Record number of cranes in UK


The latest Common Crane survey has revealed a record-breaking 48 pairs across the country in 2016 in a population of 160 birds, the highest number since cranes returned to Britain in 1978.

Common Crane was once a widespread breeding species before it became extinct through hunting and loss of wetland habitat around the 1600's. Then, in 1978 a small number of wild cranes returned to Britain and established themselves in a small area of the Norfolk Broads, before slowly spreading to other areas of eastern England, benefiting from work to improve their habitat at Lakenheath RSPB, Suffolk, and Nene Washes RSPB, Cambridgeshire.

In 2010, the Great Crane Project — a partnership between the RSPB, Wildfowl and Wetland Trust (WWT) and the Pensthorpe Conservation Trust, funded by Viridor Credits Environmental Company — set out to help this small population of birds. By improving the habitat they once called home and carefully hand-rearing young birds, the project aimed to restore healthy numbers of wild cranes throughout the country starting on the Somerset Levels, at West Sedgemoor RSPB.

The latest survey revealed 48 pairs across Britain in 2016 that raised 14 chicks to fledgling stage — two more than the average for the last five years, during which a fantastic 60 chicks have been raised by wild cranes significantly adding to the country's population.

Common Cranes, like these at Welney WWT, are becoming an ever-more familiar sight across Britain (Photo: Jane Rowe)

Damon Bridge, RSPB manager of the Great Crane Project, said: "To see [cranes] returning in ever increasing numbers to their former homes after all this time is an amazing spectacle that many more people will be able to enjoy, and a true reflection of how important our wetland habitat is to cranes and many other species."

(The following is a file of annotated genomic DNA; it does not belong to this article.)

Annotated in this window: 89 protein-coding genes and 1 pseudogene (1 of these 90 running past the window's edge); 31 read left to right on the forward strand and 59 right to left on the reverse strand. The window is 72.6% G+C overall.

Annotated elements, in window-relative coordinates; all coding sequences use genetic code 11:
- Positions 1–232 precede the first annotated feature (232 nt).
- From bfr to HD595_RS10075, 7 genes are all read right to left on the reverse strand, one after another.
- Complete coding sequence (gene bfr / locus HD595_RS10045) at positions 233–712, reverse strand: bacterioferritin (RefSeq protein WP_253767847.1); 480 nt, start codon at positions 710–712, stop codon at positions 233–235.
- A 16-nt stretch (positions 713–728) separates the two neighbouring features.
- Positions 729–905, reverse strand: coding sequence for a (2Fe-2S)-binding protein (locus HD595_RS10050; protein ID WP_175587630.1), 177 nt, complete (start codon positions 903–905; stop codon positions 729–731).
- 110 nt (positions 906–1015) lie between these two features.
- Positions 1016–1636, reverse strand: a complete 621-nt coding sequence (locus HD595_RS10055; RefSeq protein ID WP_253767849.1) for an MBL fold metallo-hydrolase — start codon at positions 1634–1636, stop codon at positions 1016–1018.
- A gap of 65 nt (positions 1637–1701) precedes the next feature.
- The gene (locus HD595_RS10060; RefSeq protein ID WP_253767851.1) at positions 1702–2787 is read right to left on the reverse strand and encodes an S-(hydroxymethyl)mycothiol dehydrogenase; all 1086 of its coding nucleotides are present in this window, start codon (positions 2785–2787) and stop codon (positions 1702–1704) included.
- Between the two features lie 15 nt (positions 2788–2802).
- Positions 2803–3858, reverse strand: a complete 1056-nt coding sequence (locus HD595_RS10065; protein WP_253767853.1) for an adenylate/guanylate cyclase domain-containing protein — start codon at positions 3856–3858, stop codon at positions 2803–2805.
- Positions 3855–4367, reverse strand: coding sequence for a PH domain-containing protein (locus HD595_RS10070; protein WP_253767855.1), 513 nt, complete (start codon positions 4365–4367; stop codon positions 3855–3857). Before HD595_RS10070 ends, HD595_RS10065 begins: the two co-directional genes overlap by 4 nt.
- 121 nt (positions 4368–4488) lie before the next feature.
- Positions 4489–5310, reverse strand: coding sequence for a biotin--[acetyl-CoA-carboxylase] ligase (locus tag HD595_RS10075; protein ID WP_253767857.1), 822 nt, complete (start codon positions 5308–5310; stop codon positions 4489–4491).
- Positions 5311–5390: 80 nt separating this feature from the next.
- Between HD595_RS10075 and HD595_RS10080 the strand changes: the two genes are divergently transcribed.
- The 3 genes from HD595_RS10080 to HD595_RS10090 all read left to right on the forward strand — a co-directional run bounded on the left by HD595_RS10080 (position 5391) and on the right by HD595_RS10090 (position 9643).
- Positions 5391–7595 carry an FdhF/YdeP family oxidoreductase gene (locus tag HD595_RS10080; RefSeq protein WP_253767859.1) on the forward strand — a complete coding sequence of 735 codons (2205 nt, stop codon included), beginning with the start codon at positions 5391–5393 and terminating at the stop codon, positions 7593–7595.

The Great Crane Project released 93 birds in the South-West between 2010 and 2014, helping to secure the long-term future of the species here. Since the initial Somerset release, cranes have gone on to successfully raise chicks in Wiltshire, Gloucestershire and this year in the Gwent Levels — the first time cranes have nested in Wales for 400 years.

Rebecca Lee, WWT Principal Conservation Breeding Officer, said: "It's a dream come true. We devised the Great Crane Project so that we could kickstart a population of cranes here in the West [Country], in the hope that it would expand in tandem with those that had already settled in the east, and eventually the two would meet.

"It's still early days, but it seems to be happening. Cranes have now bred successfully in England, Scotland and Wales, and we're not far off 50 breeding pairs where just a decade ago there were barely a tenth of that. Cranes are well on track to become a true conservation success story for the UK."

Wild Common Cranes are now breeding in Norfolk, Suffolk, Cambridgeshire, Yorkshire and East Scotland, alongside the reintroduced populations in Somerset, Wiltshire, Oxfordshire and Gloucestershire. The population is now roughly half from the Great Crane Project's reintroductions and half from the natural re-colonisation that has been occurring in the east of England for the last 30 years.

You can find out more about the project and where to see the cranes in the wild at www.thegreatcraneproject.org.uk.